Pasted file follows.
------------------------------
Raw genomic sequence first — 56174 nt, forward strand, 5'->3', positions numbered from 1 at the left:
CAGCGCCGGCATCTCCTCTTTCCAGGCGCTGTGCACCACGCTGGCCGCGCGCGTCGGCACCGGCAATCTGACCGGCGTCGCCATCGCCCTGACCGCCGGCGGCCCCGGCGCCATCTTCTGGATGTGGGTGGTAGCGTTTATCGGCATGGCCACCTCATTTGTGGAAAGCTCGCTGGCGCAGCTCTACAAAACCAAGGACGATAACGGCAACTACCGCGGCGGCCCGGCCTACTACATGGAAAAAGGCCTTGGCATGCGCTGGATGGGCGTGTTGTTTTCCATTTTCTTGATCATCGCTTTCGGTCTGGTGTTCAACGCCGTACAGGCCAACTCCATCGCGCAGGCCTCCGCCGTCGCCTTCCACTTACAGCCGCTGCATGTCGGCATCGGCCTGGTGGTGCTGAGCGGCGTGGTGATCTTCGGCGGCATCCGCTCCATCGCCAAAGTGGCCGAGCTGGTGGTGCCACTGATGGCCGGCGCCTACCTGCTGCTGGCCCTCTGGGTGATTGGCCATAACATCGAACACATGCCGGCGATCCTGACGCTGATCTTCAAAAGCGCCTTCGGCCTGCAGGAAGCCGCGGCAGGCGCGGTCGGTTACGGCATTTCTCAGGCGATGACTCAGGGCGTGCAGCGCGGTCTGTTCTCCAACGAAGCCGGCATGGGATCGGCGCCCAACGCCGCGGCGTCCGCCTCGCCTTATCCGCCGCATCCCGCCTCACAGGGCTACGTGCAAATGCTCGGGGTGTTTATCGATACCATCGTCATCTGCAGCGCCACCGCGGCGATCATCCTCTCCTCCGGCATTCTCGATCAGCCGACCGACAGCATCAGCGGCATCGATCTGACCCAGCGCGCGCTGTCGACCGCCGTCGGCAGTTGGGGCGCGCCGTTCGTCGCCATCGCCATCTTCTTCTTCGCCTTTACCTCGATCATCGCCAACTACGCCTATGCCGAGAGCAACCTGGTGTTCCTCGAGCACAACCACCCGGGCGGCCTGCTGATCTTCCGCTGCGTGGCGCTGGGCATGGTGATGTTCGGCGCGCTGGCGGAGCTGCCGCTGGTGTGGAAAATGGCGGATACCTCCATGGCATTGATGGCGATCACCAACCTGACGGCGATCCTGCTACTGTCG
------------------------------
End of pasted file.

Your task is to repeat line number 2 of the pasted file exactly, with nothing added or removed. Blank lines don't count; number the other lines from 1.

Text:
CAGCGCCGGCATCTCCTCTTTCCAGGCGCTGTGCACCACGCTGGCCGCGCGCGTCGGCACCGGCAATCTGACCGGCGTCGCCATCGCCCTGACCGCCGGCGGCCCCGGCGCCATCTTCTGGATGTGGGTGGTAGCGTTTATCGGCATGGCCACCTCATTTGTGGAAAGCTCGCTGGCGCAGCTCTACAAAACCAAGGACGATAACGGCAACTACCGCGGCGGCCCGGCCTACTACATGGAAAAAGGCCTTGGCATGCGCTGGATGGGCGTGTTGTTTTCCATTTTCTTGATCATCGCTTTCGGTCTGGTGTTCAACGCCGTACAGGCCAACTCCATCGCGCAGGCCTCCGCCGTCGCCTTCCACTTACAGCCGCTGCATGTCGGCATCGGCCTGGTGGTGCTGAGCGGCGTGGTGATCTTCGGCGGCATCCGCTCCATCGCCAAAGTGGCCGAGCTGGTGGTGCCACTGATGGCCGGCGCCTACCTGCTGCTGGCCCTCTGGGTGATTGGCCATAACATCGAACACATGCCGGCGATCCTGACGCTGATCTTCAAAAGCGCCTTCGGCCTGCAGGAAGCCGCGGCAGGCGCGGTCGGTTACGGCATTTCTCAGGCGATGACTCAGGGCGTGCAGCGCGGTCTGTTCTCCAACGAAGCCGGCATGGGATCGGCGCCCAACGCCGCGGCGTCCGCCTCGCCTTATCCGCCGCATCCCGCCTCACAGGGCTACGTGCAAATGCTCGGGGTGTTTATCGATACCATCGTCATCTGCAGCGCCACCGCGGCGATCATCCTCTCCTCCGGCATTCTCGATCAGCCGACCGACAGCATCAGCGGCATCGATCTGACCCAGCGCGCGCTGTCGACCGCCGTCGGCAGTTGGGGCGCGCCGTTCGTCGCCATCGCCATCTTCTTCTTCGCCTTTACCTCGATCATCGCCAACTACGCCTATGCCGAGAGCAACCTGGTGTTCCTCGAGCACAACCACCCGGGCGGCCTGCTGATCTTCCGCTGCGTGGCGCTGGGCATGGTGATGTTCGGCGCGCTGGCGGAGCTGCCGCTGGTGTGGAAAATGGCGGATACCTCCATGGCATTGATGGCGATCACCAACCTGACGGCGATCCTGCTACTGTCG